Post Tagged with: "internet regulation"

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The Law Bytes Podcast, Episode 77: The Complexity of Internet Content Regulation – A Conversation with CIPPIC’s Vivek Krishnamurthy

Canadian Heritage Minister Steven Guilbeault seems set to table another bill that would establish Internet content regulations, including requirements for Internet platforms to proactively remove many different forms of content, some illegal and others harmful or possibly even “hurtful.” Few would argue with the proposition that some regulation is needed, but venturing into government regulated takedown requirements of otherwise legal content raises complex questions about how to strike the balance between safeguarding Canadians from online harms and protecting freedom of expression.

Vivek Krishnamurthy, is a colleague at the University of Ottawa, where he is the Samuelson-Gluschko Professor of Law and serves as the director of CIPPIC, the Samuelson-Glushko Canadian Internet Policy and Public Interest Clinic. He joins the Law Bytes podcast to talk about the complexities of Internet content regulation and the risks that overbroad rules could stifle expression online and provide a dangerous model for countries less concerned with online civil liberties.

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February 22, 2021 5 comments Podcasts
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The Law Bytes Podcast, Episode 74: Heidi Tworek on the Challenges of Internet Platform Regulation

The Law Bytes podcast took a breather over the holidays and into early January, but there seemingly is no break for digital policy issues. Over the past few weeks, Internet platforms have found themselves squarely in the public eye as company after company – from Shopify to Twitter to Facebook de-platformed former US President Donald Trump in response to the events in Washington earlier this month. Dr. Heidi Tworek of the University of British Columbia is one of Canada’s most prolific thinkers on Internet platform policies. She joins the podcast for a conversation about the role and responsibilities of Internet platforms, proposals for payments in the news sector, and insights what governments should be doing about better communicating with the public about the COVID-19 global pandemic.

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January 25, 2021 6 comments Podcasts
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The Law Bytes Podcast, Episode 69: Bram Abramson on the Government’s Plan to Regulate Internet Streaming Services

Last week, Canadian Heritage Minister Steven Guilbeault introduced Bill C-10, legislation that would significantly reform Canada’s Broadcasting Act. A foundational part of what he has called a “get money from web giants” legislative strategy, the bill grants new powers to the CRTC to regulate online streaming services. Bram Abramson is one of Canada’s leading communications law lawyers and managing director of a new digital risk and rights strategy firm called 32M. Bram acted as an outside consultant on telecom regulation for the recent Broadcasting and Telecommunications Legislative Review panel – often called the Yale Report –  but he joins the podcast to talk about the past, present and future of broadcast regulation, in particular what Bill C-10 could mean for the regulation of online streaming services.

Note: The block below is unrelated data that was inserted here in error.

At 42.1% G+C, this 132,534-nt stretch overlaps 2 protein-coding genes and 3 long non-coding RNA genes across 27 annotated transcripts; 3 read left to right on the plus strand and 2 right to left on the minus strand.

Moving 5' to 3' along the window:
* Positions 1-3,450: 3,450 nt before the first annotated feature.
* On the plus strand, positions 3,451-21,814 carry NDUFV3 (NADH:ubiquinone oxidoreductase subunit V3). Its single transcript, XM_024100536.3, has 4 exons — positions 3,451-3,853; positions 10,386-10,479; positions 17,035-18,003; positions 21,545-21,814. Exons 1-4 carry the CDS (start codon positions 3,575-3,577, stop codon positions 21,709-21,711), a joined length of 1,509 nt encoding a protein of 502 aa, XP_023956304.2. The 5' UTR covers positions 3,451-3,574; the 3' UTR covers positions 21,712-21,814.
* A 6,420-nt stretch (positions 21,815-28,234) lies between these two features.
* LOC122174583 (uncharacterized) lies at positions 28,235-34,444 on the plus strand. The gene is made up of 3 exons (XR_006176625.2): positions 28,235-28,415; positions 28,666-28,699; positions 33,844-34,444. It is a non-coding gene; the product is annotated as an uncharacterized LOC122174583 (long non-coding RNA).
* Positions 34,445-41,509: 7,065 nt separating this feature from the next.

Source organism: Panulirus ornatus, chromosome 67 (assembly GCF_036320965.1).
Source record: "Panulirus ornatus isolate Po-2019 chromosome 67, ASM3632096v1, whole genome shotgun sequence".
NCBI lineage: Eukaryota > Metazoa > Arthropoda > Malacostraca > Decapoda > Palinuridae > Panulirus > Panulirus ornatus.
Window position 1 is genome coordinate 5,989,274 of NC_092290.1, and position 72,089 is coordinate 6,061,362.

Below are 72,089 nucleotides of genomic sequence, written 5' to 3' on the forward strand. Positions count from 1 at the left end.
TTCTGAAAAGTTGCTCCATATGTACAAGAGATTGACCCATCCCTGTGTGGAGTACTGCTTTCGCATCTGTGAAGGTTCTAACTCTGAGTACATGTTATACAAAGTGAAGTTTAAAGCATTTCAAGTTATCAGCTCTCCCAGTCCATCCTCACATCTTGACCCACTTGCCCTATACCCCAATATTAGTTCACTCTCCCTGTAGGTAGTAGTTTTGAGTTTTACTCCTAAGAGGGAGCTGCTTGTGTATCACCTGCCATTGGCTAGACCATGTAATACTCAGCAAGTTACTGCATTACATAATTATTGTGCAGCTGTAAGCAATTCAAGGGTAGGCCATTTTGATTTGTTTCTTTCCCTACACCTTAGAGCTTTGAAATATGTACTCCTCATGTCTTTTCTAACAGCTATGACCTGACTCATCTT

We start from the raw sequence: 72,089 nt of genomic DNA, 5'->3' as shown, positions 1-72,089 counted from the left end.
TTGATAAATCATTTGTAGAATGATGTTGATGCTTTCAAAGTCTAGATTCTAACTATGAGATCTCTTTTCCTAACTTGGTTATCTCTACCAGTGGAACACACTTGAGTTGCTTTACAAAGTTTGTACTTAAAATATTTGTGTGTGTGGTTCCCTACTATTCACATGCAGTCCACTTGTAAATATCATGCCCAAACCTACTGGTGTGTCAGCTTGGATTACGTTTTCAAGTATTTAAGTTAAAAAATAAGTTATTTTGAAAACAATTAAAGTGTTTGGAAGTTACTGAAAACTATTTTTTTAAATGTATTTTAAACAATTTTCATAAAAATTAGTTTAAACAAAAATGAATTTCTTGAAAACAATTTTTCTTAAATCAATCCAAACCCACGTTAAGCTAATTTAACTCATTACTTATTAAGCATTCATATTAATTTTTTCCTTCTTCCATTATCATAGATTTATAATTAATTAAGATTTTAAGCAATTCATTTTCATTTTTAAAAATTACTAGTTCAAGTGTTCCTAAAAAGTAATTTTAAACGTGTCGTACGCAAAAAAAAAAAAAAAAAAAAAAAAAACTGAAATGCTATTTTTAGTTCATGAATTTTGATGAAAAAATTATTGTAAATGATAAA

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November 9, 2020 2 comments Podcasts
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Cultural Uncertainty: A Closer Look at Heritage Minister Steven Guilbeault’s Timeline For Internet Regulation

Canadian Heritage Minister Steven Guilbeault has told the Wire Report (sub req) that he expects Bill C-10, his Internet regulation bill, to pass through the House and Senate by early 2021 and for the CRTC to establish the regulatory specifics within nine months so that the system is in place by the end of next year. Guilbeault says that he isn’t concerned that the process could drag out for years and create significant industry uncertainty, indicating that “I think this is a really high profile issue. I’m not sure that these companies want to bear the public scrutiny of…trying to delay and delay the implementation of this.”

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November 5, 2020 4 comments News
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The Law Bytes Podcast, Episode 68: Mike Pal on What the Canadian Experience Teaches About the Intersection Between Election Law and the Internet

The world will be focused on the United States this week as the U.S. Presidential election is slated to take place on Tuesday, November 3rd. The role of social media has been in the spotlight in the US for months with calls for regulation, a range of responses from the major companies, and ongoing concerns about the immediate aftermath of the election and fears that their platforms could be weaponized if the winner is in dispute.

Canada had its own national election one year ago and enacted a range of reforms designed to address some of these issues. Mike Pal is a colleague at the University of Ottawa where he specializes in election law. He joins the Law Bytes podcast to discuss the Canadian experience including what changes were made, whether they were effective, what more can be done, and what Canada might teach others about confronting the challenges that lie at the intersection between elections and the Internet.

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November 2, 2020 2 comments Podcasts